While freelance writing can be a great job, like everything else, it depends on whether it is a good match for you as well as how much you are willing to put into it. It sounds amazing, the ability to work anywhere at any time, make your own schedule, charge whatever you want and have time left over to do whatever you want. Yet sometimes things sound great because we aren’t doing them - as they say, the grass is always greener. There are several things to consider before deciding to quit your day job and jump into freelance writing. The first thing to clarify is what freelance writing actually encompasses.
What is a Freelance Writer?
A freelance writer is someone who gets paid to produce all types of text and copy. Generally, this type of writer works at home although sometimes clients prefer they work in their office. Freelancers usually set their own schedule and work to a deadline so as long as they have the assignment completed by the deadline when and how long they work is up to them. This is ideal for those who work best during non-traditional hours such as late at night or early in the morning.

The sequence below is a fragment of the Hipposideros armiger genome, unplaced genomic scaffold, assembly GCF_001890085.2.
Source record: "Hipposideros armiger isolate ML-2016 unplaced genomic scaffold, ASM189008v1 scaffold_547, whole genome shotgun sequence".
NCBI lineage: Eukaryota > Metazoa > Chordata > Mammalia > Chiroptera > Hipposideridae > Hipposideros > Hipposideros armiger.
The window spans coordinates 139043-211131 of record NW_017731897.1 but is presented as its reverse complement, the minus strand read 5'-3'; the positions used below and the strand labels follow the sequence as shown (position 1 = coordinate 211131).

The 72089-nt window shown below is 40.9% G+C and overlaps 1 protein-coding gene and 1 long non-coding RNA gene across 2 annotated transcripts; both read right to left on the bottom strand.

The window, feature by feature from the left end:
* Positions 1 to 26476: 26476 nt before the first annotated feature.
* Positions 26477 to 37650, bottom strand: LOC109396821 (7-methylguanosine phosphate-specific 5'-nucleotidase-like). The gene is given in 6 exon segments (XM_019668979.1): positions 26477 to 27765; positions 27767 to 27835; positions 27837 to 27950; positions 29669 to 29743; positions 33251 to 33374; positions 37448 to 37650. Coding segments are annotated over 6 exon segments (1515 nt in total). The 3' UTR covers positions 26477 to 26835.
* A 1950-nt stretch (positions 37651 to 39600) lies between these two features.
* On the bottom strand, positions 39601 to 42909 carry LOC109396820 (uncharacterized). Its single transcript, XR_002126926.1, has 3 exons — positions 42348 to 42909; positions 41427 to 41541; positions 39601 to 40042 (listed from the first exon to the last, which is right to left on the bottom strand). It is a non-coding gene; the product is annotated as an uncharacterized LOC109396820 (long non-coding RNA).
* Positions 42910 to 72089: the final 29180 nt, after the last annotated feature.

The writing you do as a freelancer may be for a different client every day or you may have set clients who want the same writer for longterm work. I have several clients that I have kept for over ten years. Usually, to keep yourself afloat, you’ll need to constantly be looking for new clients since as a consultant you won’t likely have a regular clientele at least not at first. This is an important point because if you choose to be a freelance writer you will probably be required to market yourself and possibly your clients as well. The most successful freelance writers combine artistic wordsmiths, marketer-advertisers, and business owners into a single individual. Your success at marketing your brand can be influenced by the way in which you refer to yourself.